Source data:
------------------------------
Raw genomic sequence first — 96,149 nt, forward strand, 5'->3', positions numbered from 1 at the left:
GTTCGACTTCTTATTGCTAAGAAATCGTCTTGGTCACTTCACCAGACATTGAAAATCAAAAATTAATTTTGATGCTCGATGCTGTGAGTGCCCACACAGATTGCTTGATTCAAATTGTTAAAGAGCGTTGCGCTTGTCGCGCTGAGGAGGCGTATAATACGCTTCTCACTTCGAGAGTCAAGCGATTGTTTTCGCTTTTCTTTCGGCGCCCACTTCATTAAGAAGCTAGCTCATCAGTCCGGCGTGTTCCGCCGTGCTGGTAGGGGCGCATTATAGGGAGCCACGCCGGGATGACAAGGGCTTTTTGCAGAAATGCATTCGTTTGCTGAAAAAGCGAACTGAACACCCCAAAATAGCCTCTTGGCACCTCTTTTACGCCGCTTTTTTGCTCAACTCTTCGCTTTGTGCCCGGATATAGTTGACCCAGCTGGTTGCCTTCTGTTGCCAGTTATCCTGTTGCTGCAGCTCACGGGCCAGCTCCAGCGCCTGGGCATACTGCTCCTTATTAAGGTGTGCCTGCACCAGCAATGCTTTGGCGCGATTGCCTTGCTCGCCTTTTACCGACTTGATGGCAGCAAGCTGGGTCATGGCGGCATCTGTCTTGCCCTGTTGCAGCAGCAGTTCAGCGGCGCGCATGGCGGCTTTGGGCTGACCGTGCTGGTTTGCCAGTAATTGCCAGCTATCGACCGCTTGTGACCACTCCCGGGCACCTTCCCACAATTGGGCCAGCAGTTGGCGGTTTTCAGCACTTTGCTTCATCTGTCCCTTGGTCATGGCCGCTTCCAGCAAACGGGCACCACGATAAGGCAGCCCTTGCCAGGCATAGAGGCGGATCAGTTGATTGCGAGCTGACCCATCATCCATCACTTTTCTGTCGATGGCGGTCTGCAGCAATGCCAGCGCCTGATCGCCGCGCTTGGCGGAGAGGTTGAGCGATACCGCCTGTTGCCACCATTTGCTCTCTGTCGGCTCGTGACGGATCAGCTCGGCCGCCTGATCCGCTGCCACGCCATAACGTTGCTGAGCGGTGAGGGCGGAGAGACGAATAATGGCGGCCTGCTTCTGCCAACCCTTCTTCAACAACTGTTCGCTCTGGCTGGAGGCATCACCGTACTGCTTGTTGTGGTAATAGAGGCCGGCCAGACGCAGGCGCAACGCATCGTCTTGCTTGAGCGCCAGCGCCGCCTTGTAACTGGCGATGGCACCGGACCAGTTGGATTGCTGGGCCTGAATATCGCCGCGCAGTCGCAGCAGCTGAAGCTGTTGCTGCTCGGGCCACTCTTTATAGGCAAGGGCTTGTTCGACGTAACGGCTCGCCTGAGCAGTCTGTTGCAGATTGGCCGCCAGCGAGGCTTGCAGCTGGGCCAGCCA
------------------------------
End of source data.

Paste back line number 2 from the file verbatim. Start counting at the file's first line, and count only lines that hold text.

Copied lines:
GTTCGACTTCTTATTGCTAAGAAATCGTCTTGGTCACTTCACCAGACATTGAAAATCAAAAATTAATTTTGATGCTCGATGCTGTGAGTGCCCACACAGATTGCTTGATTCAAATTGTTAAAGAGCGTTGCGCTTGTCGCGCTGAGGAGGCGTATAATACGCTTCTCACTTCGAGAGTCAAGCGATTGTTTTCGCTTTTCTTTCGGCGCCCACTTCATTAAGAAGCTAGCTCATCAGTCCGGCGTGTTCCGCCGTGCTGGTAGGGGCGCATTATAGGGAGCCACGCCGGGATGACAAGGGCTTTTTGCAGAAATGCATTCGTTTGCTGAAAAAGCGAACTGAACACCCCAAAATAGCCTCTTGGCACCTCTTTTACGCCGCTTTTTTGCTCAACTCTTCGCTTTGTGCCCGGATATAGTTGACCCAGCTGGTTGCCTTCTGTTGCCAGTTATCCTGTTGCTGCAGCTCACGGGCCAGCTCCAGCGCCTGGGCATACTGCTCCTTATTAAGGTGTGCCTGCACCAGCAATGCTTTGGCGCGATTGCCTTGCTCGCCTTTTACCGACTTGATGGCAGCAAGCTGGGTCATGGCGGCATCTGTCTTGCCCTGTTGCAGCAGCAGTTCAGCGGCGCGCATGGCGGCTTTGGGCTGACCGTGCTGGTTTGCCAGTAATTGCCAGCTATCGACCGCTTGTGACCACTCCCGGGCACCTTCCCACAATTGGGCCAGCAGTTGGCGGTTTTCAGCACTTTGCTTCATCTGTCCCTTGGTCATGGCCGCTTCCAGCAAACGGGCACCACGATAAGGCAGCCCTTGCCAGGCATAGAGGCGGATCAGTTGATTGCGAGCTGACCCATCATCCATCACTTTTCTGTCGATGGCGGTCTGCAGCAATGCCAGCGCCTGATCGCCGCGCTTGGCGGAGAGGTTGAGCGATACCGCCTGTTGCCACCATTTGCTCTCTGTCGGCTCGTGACGGATCAGCTCGGCCGCCTGATCCGCTGCCACGCCATAACGTTGCTGAGCGGTGAGGGCGGAGAGACGAATAATGGCGGCCTGCTTCTGCCAACCCTTCTTCAACAACTGTTCGCTCTGGCTGGAGGCATCACCGTACTGCTTGTTGTGGTAATAGAGGCCGGCCAGACGCAGGCGCAACGCATCGTCTTGCTTGAGCGCCAGCGCCGCCTTGTAACTGGCGATGGCACCGGACCAGTTGGATTGCTGGGCCTGAATATCGCCGCGCAGTCGCAGCAGCTGAAGCTGTTGCTGCTCGGGCCACTCTTTATAGGCAAGGGCTTGTTCGACGTAACGGCTCGCCTGAGCAGTCTGTTGCAGATTGGCCGCCAGCGAGGCTTGCAGCTGGGCCAGCCA